• C12 (Lauric Acid) – This is the longest MCT and it accounts for 44-51% of all the fatty acids in coconut oil. Furthermore, C12 has antibacterial, antiviral, and antiprotozoal properties (*). While ineffective at raising your ketone levels, it’s often added to soap and cosmetic products.

What is MCT Oil Used For?

As a source of fat, MCT oil serves many purposes and in fact, it can be incorporated into your daily life. Here are the different ways to take advantage of MCT oil:

  • Conveniently meet your fat macros: Whether you’re on the keto diet or not, taking MCT oil can ensure your body gets enough healthy fats for energy and to help you feel full. One tablespoon or 15 ml of MCT oil has 14 grams of fat (*).
  • Pre-workout or post-workout supplement: Taking MCT oil before your workout ensures that you have a quick and clean source of energy for better performance. In that case, take it an hour before your session. On the other hand, consuming MCTs after a workout keeps you satiated, which reduces your energy intake.
  • An ingredient for your morning cup of coffee: Instead of having plain black coffee, add one tablespoon of MCT oil. You may also add grass-fed butter to make bulletproof coffee! This combination gives you creamy and delicious coffee without the carbs.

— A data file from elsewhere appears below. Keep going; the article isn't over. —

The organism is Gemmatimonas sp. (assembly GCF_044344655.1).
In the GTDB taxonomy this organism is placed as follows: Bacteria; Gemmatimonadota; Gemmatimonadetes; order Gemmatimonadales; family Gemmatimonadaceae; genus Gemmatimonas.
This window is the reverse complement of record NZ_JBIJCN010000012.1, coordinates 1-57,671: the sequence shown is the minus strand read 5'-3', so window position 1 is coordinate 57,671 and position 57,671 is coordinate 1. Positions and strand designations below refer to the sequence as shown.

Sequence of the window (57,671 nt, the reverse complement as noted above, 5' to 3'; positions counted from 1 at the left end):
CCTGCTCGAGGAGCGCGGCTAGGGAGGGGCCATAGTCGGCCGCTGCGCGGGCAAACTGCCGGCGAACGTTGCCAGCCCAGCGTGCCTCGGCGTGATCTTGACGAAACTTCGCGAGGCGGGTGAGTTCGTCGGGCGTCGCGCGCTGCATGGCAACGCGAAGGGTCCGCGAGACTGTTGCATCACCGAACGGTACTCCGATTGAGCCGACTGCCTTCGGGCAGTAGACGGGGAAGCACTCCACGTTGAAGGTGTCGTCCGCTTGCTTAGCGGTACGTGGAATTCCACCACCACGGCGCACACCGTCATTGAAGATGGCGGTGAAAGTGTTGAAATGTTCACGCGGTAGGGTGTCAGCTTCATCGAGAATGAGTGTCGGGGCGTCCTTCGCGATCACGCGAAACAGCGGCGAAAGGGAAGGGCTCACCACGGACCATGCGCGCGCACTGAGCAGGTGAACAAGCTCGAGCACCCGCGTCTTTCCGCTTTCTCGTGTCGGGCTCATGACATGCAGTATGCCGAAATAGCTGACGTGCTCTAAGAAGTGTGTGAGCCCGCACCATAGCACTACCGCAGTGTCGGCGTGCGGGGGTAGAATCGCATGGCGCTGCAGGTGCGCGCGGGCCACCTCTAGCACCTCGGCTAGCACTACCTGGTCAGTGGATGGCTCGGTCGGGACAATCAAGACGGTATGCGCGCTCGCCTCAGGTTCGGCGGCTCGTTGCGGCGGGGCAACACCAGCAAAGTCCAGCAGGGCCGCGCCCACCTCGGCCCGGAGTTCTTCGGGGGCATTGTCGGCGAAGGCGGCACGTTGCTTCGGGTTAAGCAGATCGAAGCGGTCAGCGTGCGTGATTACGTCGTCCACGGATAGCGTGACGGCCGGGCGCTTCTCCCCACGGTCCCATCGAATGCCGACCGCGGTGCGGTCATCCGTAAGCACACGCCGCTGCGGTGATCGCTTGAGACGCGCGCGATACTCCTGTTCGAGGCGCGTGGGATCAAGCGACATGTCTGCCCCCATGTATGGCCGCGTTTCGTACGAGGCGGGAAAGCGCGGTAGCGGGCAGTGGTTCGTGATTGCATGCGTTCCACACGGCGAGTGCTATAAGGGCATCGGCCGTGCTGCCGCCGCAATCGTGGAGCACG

• Added to salad dressing: Replace commercial dressings with a healthier version made with MCT oil, avocado, apple cider vinegar, garlic, fresh lemon juice, salt, and pepper. Combine these ingredients in a food processor until creamy.
  • Added to baked goods: If you like making baked recipes on keto, you can use MCT oil to substitute other oils in your recipe. Just keep in mind that that MCT oil has a smoke point of 302°F, which is lower than coconut oil (*).
  • Fruit smoothie or protein shake ingredient: For added satiety, add MCT oil to your low-carb protein shakes and berry smoothies. This will make your drink even more keto-friendly.
  • Incorporated into your intermittent fasting regimen: Take MCT oil before you enter an intermittent fasting period or as part of your meal when your fast ends. However, note that eating too much fat (this applies to protein as well) after a fast may result in diarrhea. Be mindful of your intake. Stick with the lowest possible dose, especially if you’re new to both fasting and MCT oil.

What are the Benefits of Using MCT Oil?

Using medium-chain triglycerides as part of your keto diet can contribute to increased ketosis, weight loss, cognitive health, exercise performance, and more. Here are common MCT oil benefits: